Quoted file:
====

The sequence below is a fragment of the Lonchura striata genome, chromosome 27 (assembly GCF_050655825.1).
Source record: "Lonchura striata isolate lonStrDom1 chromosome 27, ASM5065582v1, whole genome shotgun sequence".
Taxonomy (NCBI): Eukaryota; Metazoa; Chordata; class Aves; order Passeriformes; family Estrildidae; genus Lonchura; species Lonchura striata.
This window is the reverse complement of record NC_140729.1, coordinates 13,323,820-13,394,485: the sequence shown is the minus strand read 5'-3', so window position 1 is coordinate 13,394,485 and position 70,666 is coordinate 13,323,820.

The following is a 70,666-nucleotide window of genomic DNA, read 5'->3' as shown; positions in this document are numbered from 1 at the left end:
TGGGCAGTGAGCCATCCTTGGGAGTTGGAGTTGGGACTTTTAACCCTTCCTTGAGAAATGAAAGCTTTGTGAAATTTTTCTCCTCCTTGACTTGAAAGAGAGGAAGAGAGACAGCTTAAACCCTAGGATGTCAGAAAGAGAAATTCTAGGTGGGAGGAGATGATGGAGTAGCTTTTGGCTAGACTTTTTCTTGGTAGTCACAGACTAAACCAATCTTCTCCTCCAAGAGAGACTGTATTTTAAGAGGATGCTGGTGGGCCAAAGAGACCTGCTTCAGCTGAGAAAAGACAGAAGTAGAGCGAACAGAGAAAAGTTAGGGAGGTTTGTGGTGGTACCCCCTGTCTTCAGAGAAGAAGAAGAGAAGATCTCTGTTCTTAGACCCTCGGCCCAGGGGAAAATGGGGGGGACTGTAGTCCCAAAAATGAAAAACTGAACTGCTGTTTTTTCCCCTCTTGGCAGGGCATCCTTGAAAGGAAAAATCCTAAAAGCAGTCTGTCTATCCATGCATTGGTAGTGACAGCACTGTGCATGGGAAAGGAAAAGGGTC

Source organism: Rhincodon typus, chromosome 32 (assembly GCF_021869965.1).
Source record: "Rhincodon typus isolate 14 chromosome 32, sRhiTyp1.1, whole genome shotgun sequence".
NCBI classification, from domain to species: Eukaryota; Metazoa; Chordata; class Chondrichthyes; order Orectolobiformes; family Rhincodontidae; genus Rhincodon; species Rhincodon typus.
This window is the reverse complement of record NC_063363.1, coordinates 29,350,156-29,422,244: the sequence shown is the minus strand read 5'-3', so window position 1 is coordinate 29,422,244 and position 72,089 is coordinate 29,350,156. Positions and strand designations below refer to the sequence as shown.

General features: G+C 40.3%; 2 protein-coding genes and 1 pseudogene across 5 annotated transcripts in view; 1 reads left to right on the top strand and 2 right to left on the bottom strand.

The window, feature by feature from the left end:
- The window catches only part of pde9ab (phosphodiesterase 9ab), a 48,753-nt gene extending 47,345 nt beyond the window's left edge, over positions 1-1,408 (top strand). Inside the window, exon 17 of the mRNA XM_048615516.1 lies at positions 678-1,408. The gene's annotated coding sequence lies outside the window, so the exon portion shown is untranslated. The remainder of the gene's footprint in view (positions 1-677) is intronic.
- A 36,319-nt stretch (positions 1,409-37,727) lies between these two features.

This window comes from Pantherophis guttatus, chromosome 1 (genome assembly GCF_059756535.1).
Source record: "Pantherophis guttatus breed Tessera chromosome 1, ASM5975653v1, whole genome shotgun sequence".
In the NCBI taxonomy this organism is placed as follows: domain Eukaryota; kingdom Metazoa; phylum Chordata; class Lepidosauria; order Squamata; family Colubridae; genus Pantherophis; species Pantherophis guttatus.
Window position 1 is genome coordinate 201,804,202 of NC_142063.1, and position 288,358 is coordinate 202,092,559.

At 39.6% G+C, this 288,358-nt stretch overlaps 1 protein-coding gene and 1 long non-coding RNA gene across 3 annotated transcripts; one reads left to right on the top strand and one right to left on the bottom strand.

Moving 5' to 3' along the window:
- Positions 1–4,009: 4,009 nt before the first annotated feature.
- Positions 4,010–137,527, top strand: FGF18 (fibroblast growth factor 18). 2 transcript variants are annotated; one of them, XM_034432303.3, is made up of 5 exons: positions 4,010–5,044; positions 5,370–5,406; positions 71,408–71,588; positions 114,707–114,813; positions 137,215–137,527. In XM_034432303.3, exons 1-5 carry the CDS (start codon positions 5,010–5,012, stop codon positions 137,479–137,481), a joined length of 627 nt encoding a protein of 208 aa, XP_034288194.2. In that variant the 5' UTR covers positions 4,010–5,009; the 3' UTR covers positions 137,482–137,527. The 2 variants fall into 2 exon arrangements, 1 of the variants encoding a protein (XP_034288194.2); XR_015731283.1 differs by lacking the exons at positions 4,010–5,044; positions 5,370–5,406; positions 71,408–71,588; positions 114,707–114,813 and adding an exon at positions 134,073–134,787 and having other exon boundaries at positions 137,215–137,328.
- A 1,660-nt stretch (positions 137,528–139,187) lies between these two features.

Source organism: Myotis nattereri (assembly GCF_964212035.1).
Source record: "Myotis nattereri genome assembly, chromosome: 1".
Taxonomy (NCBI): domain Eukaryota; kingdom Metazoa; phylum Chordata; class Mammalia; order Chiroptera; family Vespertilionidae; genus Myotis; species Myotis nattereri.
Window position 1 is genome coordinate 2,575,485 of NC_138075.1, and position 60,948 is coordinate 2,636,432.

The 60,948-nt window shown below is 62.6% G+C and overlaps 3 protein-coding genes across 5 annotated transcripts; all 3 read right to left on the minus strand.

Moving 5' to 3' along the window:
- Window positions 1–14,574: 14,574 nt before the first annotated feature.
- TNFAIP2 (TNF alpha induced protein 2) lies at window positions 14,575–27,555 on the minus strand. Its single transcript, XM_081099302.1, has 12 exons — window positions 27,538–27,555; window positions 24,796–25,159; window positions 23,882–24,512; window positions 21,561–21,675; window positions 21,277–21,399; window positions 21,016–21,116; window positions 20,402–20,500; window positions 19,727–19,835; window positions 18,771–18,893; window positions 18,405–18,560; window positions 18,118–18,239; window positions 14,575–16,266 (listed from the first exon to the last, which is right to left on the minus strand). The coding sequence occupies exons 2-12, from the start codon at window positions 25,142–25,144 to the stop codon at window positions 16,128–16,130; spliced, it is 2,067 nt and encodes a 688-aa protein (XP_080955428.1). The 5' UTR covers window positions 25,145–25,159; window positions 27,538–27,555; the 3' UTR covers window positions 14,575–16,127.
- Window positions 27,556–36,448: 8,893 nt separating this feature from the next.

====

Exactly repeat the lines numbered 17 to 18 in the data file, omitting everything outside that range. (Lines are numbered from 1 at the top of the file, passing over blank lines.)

In the NCBI taxonomy this organism is placed as follows: domain Eukaryota; kingdom Metazoa; phylum Chordata; class Lepidosauria; order Squamata; family Colubridae; genus Pantherophis; species Pantherophis guttatus.
Window position 1 is genome coordinate 201,804,202 of NC_142063.1, and position 288,358 is coordinate 202,092,559.